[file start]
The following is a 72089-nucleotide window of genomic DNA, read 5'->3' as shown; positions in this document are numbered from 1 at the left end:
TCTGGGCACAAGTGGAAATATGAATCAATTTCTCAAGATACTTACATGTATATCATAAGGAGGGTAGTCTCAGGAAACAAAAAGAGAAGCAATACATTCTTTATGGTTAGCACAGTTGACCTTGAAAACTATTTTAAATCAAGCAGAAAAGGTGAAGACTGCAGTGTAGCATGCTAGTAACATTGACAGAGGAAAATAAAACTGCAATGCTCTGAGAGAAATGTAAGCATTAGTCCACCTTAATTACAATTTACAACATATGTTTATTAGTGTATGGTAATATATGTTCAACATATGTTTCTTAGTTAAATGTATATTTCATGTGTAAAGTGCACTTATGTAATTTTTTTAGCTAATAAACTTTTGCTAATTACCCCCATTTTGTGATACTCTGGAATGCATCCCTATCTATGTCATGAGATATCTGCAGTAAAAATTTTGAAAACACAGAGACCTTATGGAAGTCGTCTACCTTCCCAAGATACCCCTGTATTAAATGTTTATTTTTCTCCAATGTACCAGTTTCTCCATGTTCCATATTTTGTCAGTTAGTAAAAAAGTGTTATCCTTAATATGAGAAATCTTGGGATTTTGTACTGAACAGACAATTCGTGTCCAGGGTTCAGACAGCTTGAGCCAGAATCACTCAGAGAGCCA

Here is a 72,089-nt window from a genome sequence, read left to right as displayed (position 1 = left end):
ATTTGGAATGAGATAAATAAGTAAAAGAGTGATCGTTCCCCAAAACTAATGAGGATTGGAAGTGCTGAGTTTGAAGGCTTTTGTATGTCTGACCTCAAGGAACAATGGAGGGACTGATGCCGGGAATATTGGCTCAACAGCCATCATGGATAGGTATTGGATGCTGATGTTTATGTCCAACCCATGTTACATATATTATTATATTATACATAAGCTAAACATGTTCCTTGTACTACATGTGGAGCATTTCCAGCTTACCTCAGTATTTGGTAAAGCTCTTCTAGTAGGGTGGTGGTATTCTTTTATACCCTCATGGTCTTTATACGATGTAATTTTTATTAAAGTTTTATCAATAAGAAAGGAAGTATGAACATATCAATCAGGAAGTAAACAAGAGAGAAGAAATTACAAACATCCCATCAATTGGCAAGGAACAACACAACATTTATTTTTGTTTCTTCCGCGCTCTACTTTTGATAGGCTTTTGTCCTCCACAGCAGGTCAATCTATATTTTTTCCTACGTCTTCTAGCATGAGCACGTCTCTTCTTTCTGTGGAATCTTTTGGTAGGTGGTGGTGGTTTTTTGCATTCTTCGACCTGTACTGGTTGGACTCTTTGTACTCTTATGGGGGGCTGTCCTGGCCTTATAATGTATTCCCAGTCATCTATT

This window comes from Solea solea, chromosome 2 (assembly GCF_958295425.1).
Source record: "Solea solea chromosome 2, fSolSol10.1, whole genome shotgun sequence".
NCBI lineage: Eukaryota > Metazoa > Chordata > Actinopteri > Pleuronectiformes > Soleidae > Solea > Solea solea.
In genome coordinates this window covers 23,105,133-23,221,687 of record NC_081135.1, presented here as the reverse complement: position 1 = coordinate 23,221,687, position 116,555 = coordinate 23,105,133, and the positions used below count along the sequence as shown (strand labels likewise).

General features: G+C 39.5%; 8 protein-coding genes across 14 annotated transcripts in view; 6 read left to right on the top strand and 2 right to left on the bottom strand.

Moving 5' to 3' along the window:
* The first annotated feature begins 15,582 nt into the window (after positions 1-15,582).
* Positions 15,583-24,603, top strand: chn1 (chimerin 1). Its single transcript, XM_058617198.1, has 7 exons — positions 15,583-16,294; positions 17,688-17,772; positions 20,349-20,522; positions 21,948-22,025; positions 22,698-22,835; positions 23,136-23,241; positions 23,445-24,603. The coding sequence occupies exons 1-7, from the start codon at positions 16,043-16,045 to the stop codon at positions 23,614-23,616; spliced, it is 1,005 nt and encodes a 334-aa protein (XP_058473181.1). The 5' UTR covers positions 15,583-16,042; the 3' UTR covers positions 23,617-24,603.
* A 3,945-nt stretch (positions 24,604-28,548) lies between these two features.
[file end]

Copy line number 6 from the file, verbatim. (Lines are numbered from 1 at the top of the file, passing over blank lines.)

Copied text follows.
Source record: "Solea solea chromosome 2, fSolSol10.1, whole genome shotgun sequence".